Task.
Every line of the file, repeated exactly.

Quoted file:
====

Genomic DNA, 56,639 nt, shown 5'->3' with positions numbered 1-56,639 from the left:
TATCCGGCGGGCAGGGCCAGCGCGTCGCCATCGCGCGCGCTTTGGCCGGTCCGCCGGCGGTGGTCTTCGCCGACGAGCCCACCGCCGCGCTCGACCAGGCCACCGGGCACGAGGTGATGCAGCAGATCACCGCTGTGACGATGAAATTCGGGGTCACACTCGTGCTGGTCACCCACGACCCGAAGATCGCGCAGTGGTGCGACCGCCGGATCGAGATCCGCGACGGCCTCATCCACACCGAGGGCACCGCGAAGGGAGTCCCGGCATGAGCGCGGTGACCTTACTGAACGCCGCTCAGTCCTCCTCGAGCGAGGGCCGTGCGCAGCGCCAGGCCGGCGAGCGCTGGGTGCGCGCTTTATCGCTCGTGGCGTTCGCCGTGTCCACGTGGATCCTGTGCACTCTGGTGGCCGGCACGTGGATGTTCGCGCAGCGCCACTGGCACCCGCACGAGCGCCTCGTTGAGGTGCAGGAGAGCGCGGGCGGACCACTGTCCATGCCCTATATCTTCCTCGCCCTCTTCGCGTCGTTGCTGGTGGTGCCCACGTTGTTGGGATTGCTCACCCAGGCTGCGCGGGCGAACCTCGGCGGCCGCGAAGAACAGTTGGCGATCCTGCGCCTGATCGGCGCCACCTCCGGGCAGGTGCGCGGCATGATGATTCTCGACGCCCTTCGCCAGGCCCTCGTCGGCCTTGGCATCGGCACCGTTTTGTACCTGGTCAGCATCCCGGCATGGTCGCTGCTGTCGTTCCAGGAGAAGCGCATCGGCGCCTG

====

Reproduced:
Genomic DNA, 56,639 nt, shown 5'->3' with positions numbered 1-56,639 from the left:
TATCCGGCGGGCAGGGCCAGCGCGTCGCCATCGCGCGCGCTTTGGCCGGTCCGCCGGCGGTGGTCTTCGCCGACGAGCCCACCGCCGCGCTCGACCAGGCCACCGGGCACGAGGTGATGCAGCAGATCACCGCTGTGACGATGAAATTCGGGGTCACACTCGTGCTGGTCACCCACGACCCGAAGATCGCGCAGTGGTGCGACCGCCGGATCGAGATCCGCGACGGCCTCATCCACACCGAGGGCACCGCGAAGGGAGTCCCGGCATGAGCGCGGTGACCTTACTGAACGCCGCTCAGTCCTCCTCGAGCGAGGGCCGTGCGCAGCGCCAGGCCGGCGAGCGCTGGGTGCGCGCTTTATCGCTCGTGGCGTTCGCCGTGTCCACGTGGATCCTGTGCACTCTGGTGGCCGGCACGTGGATGTTCGCGCAGCGCCACTGGCACCCGCACGAGCGCCTCGTTGAGGTGCAGGAGAGCGCGGGCGGACCACTGTCCATGCCCTATATCTTCCTCGCCCTCTTCGCGTCGTTGCTGGTGGTGCCCACGTTGTTGGGATTGCTCACCCAGGCTGCGCGGGCGAACCTCGGCGGCCGCGAAGAACAGTTGGCGATCCTGCGCCTGATCGGCGCCACCTCCGGGCAGGTGCGCGGCATGATGATTCTCGACGCCCTTCGCCAGGCCCTCGTCGGCCTTGGCATCGGCACCGTTTTGTACCTGGTCAGCATCCCGGCATGGTCGCTGCTGTCGTTCCAGGAGAAGCGCATCGGCGCCTG